(Adds competition regulator's comments)
MEXICO CITY, April 19 Mexico is investigating
possible antitrust violations by intermediaries in auctions of
the country's public debt market, the Federal Economic
Competition Commission (Cofece) said on Wednesday, without
naming any institutions in the probe.
The government sells hundreds of billions of pesos of
securities every year and daily trades total nearly 100 billion
pesos ($5.3 billion). Commercial banks and brokerage houses are
the main participants in auctions of treasury bills, or Cetes,
and other debt instruments.
Cofece said it initiated the ongoing probe nearly six months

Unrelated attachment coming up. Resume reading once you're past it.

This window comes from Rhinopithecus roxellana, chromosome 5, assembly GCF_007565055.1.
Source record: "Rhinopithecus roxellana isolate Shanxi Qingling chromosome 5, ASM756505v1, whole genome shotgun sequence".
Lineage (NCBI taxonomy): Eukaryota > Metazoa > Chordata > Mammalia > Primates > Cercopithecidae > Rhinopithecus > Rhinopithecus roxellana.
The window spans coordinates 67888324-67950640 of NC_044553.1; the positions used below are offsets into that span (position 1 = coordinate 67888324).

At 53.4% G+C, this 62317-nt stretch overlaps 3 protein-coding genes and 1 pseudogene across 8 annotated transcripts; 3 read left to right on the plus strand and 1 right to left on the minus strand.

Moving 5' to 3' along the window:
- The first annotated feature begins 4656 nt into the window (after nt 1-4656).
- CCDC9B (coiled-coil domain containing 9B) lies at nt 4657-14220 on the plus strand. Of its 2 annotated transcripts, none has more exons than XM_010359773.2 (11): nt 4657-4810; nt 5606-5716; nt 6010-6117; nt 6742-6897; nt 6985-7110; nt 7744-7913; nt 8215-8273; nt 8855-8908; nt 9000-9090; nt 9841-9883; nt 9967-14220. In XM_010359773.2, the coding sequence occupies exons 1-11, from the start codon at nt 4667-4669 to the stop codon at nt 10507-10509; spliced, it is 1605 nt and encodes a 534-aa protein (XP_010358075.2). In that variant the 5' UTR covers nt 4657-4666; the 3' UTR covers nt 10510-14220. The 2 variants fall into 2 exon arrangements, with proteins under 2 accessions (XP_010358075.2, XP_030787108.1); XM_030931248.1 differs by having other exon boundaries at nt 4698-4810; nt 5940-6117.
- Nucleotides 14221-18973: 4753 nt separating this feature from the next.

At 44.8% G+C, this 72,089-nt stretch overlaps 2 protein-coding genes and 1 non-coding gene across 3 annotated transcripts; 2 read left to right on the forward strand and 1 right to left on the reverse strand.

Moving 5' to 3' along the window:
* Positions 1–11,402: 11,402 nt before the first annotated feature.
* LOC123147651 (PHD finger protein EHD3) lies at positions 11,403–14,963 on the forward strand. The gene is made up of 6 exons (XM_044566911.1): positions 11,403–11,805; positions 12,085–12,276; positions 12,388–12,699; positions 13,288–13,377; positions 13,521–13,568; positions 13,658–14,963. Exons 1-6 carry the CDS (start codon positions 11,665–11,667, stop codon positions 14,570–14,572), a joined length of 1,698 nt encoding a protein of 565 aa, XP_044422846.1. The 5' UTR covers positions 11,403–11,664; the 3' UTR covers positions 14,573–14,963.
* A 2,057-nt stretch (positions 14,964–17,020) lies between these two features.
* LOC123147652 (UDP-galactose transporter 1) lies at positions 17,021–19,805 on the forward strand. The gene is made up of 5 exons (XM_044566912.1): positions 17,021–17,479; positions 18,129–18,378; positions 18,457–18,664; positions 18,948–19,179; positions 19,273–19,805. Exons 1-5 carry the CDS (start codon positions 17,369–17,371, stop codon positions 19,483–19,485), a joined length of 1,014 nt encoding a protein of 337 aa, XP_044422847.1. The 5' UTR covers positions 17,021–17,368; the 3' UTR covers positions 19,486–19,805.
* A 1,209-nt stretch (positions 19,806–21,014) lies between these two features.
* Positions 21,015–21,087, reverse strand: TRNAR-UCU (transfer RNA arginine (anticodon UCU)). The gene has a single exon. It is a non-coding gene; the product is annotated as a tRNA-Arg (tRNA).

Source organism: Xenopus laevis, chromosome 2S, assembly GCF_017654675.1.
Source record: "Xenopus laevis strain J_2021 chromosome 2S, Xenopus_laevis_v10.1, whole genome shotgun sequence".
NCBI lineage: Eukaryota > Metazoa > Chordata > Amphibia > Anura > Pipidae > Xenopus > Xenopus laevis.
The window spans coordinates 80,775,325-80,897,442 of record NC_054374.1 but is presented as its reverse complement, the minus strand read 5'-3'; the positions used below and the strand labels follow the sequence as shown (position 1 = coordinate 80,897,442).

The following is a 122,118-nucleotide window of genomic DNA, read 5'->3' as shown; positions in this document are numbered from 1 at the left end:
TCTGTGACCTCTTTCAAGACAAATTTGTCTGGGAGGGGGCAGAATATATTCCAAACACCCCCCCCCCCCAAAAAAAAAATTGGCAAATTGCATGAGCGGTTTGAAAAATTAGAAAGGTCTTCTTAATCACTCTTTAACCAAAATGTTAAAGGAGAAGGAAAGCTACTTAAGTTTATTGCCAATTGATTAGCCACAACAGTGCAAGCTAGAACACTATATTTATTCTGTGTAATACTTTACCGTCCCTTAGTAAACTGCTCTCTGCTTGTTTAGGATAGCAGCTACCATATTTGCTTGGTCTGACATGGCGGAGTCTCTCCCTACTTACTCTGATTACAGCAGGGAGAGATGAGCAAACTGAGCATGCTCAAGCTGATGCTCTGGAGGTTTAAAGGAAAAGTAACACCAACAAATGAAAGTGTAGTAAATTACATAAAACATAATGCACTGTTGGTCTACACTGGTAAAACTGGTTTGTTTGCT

after finding signs that competitors might have agreed on or
manipulated prices, restricted or limited supply or demand, or
divided markets to gain an unfair advantage.
"This commission had knowledge of situations that constitute
signs of possible antitrust practices," Cofece said in a
"If there are agreements that affect the auction of
government securities, the damage to the public treasury and to
investors would be serious," said Cofece head Carlos Mena.
Financial institutions found guilty of antitrust practices
could face fines of up to 10 percent of their income, and any
individuals who assisted could face up to 10 years in prison,
Mexico's banking sector is led by BBVA Bancomer,
Citigroup Inc's Citibanamex, Grupo Financiero Banorte
and Santander Mexico.
(Reporting by Anthony Esposito and Roberto Aguilar; Editing by
Mitra Taj and Richard Chang)